“Being ok with failure is important, that's the only way you will succeed.”

In 2017 Ryan had just closed his first round of funding for ēdn when he had the opportunity to pitch on the TV show Shark Tank. He showcased the prototype for ēdn’s SmallGarden, which is a tech-enabled planter that gives its users an instant green thumb with built-in lights and soilless seed pods.

Ryan gave us a behind-the-scenes review of the Shark Tank process, which starts with a pitch to producers that results in many participants being cut before pitching the Sharks. The final pitch lasts over an hour, and Ryan successfully obtained 2 offers before declining to take any funding (note to Shark Tank junkies - the terms offered are notoriously unfavorable to the entrepreneurs). With four months until the episode aired, Ryan had to produce the SmallGarden on an aggressive schedule to meet the demand that would come from exposure on the show.

“We got 1000 units made. I set up an assembly line, warehouse, and we manufactured them all in Colorado,” Ryan said. “I learned a ton about building products at scale, and when you make them yourself you realize they should be as simple as possible. When Shark Tank aired we sold $100,000 worth of gardens.”

By the summer of 2018 ēdn had developed its next iteration of the SmallGarden, which added functionality and is controlled via a convenient app. The app allows users to control the amount of light exposure and water release which ultimately controls how fast or slow your plant grows. Hence, if you are traveling and won’t be back for some time, you can slow down the growth for your lovely fruits and vegetables so that they don’t go to waste. 

“We completely simplified it - it has only 16 parts, which include the automated garden, LEDs, water sensors and wifi connection. We injection-molded all of our plastic this time,” Ryan said.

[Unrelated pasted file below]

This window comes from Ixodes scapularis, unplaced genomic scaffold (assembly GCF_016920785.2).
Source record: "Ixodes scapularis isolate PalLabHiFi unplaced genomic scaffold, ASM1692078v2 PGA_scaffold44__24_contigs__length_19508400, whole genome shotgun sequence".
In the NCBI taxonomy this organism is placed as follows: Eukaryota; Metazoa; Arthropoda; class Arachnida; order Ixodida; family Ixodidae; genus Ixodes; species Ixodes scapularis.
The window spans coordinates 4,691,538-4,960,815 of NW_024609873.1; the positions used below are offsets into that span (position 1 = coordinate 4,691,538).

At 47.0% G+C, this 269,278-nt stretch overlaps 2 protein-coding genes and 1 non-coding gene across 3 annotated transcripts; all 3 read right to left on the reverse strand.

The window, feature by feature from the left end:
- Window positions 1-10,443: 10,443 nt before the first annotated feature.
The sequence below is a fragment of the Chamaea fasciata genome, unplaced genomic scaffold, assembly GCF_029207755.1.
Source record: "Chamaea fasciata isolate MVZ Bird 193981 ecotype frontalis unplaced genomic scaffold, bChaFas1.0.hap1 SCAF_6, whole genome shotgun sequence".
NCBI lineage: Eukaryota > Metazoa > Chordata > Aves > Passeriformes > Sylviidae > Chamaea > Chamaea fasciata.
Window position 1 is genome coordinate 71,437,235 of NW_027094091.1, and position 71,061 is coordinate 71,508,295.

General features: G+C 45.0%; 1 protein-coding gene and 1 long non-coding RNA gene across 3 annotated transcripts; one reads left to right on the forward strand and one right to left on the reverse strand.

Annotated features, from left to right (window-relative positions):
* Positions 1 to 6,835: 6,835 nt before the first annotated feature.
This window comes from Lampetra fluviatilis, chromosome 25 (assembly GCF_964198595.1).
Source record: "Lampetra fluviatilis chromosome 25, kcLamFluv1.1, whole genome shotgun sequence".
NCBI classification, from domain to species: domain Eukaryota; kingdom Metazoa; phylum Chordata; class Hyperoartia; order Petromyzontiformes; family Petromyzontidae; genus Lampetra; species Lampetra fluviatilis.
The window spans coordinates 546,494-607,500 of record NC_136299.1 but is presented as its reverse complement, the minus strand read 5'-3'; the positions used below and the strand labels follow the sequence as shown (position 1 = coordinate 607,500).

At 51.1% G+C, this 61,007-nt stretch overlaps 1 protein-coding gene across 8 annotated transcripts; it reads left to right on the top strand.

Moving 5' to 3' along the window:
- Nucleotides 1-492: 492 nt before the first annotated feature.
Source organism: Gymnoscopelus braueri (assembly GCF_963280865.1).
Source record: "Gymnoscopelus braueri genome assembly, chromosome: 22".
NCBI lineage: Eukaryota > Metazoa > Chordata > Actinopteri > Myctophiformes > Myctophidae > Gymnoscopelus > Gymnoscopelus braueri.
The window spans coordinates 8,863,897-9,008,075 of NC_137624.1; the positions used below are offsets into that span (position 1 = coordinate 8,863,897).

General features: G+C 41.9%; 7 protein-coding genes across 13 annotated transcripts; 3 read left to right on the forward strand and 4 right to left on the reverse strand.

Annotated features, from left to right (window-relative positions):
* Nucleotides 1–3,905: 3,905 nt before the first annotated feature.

“This operating system brings nature indoors and into the 21st century.” 

Ryan’s time is now focused on positioning ēdn to be the best choice for people who want to bring the joy of plants into their homes. 

“People love plants for so many different reasons,” Ryan said. “ You can eat them, but they also are beautiful, they can make you more productive, they smell nice. There are all the use cases and we don’t want to be scattered in our approach.”

ēdn is planning to roll out more ways for people to win the green thumb war. Keep an eye out for larger plants in the product line, and for talk of ēdn in the press. They’ve been featured on the Today Show, and continuously get organic media traction.

“We’ve been super lucky - people are really interested in our space. I think the product and the vision has a lot to do with it,” Ryan said.

The Advice

By our calculation, Ryan is at least a fifth-time founder! Here are his tips for anyone at the helm of a burgeoning business:

  • As the CEO you have to work on the business, not in the business.

  • Be confident in yourself but lean on your support system.

  • Spend time building your time and realize you can’t do everything yourself.

  • Understand that you are going to wear many hats as a founder and business leader.

Written by Kendall Embs for Radiche